Over time the family began to see that she clearly favored the son in law over anyone else. Her face would light up when he would enter the room and she would get excited to converse with him. They recognized that the change was due to his ability to meet her where she was, and eventually they all adopted the ‘yes, and’ approach.
Sometimes it was easy, other times not so much… but it reminds us that by entering into the reality of the person with memory loss- you are giving that person the opportunity to connect with you. That connection and social engagement is far more important than ‘being right’.
Through patience, humor and creativity- you can change your interactions with the person you are caring for.
Capability Homecare has trained and experienced caregivers who work with Alzheimer’s and Dementia clients daily.
One of my favorite senior communities, Aegis Living, is hosting a book signing- and I wanted to pass on this information, in case you’d like to attend. Please be sure to RSVP!
My co-worker’s son is joining the navy next week. It is heartbreaking, yet she is extremely proud of him for wanting to serve his country. As much as she doesn’t want him to leave- she knows it is in his best interest. Although it’s tough, she must let him go.
Today I dropped my son off at camp and he cried and begged me to not make him stay. He wept in my arms, his face flushed with tears and his body physically shaking. I had to make one of the hardest parenting decisions I’ve made in a long time. I had to get into the car and drive away, leaving him behind. My heart aching with sorrow. Why he didn’t want to go to camp is beyond me- but I knew that it is in his best interest to go. It’s basketball camp for heavens sake- he loves basketball, he’s trying out for team in the fall and needs the practice, so what I was doing was out of love- but it still hurt.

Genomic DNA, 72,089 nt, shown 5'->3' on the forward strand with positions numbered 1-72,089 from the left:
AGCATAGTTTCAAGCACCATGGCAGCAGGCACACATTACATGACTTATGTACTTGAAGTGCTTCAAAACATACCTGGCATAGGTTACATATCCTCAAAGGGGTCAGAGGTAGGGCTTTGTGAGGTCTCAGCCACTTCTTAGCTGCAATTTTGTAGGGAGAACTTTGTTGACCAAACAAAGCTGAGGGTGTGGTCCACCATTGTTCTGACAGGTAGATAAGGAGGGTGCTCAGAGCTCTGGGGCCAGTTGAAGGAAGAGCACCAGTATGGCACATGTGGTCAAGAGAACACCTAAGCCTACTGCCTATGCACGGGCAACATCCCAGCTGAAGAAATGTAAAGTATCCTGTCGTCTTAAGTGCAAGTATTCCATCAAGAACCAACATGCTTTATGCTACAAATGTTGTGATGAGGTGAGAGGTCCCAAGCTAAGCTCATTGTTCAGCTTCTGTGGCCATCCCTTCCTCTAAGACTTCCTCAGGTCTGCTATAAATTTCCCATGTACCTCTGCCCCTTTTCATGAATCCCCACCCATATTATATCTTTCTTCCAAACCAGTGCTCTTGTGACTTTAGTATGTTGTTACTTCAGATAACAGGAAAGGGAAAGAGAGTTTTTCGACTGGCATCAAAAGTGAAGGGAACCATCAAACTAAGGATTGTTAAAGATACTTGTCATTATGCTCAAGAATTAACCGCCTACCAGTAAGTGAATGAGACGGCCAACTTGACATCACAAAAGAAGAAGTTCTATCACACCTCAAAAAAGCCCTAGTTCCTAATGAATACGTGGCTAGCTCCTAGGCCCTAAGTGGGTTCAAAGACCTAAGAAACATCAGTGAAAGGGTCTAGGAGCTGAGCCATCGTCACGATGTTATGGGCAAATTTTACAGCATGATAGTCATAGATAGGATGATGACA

As a parent we have to make tough choices, we have to look beyond what is in front of us and make a decision knowing what is best for our loved one. Many of us find we are now in the position of caring for our elderly parents as well as our own children. Sometimes this requires that we have to make tough choices. We have to use tough love.
It reminds me of when my mom brought my grandmother to her new home, a lovely memory care community that could assist with her Alzheimer’s. My grandmother wept, begged and pleaded my mom to not leave. My mom’s heart broke and she cried the entire way home, yet she knew she was doing the right thing. We knew that my grandmother’s disease had progressed where she wasn’t safe at home any longer.* It was a difficult choice, yet for the best.
To me, being able to make those difficult decisions- based out of love- is what makes me a good parent. So whether your loved one is joining the navy, or needs more care than you are able to provide, or even if you are just dropping your child off at summer camp- if in your heart you know it’s for the best- be proud of yourself for being strong enough to do what’s right.
If you have been in a similar situation, please take a minute to share your experiences. Talking with friends and getting support is so helpful. We can all feel comfort in knowing that we are not alone.
*For reasons why we didn’t hire in-home care, see my blog titled ‘Why We Provide In-home Care’.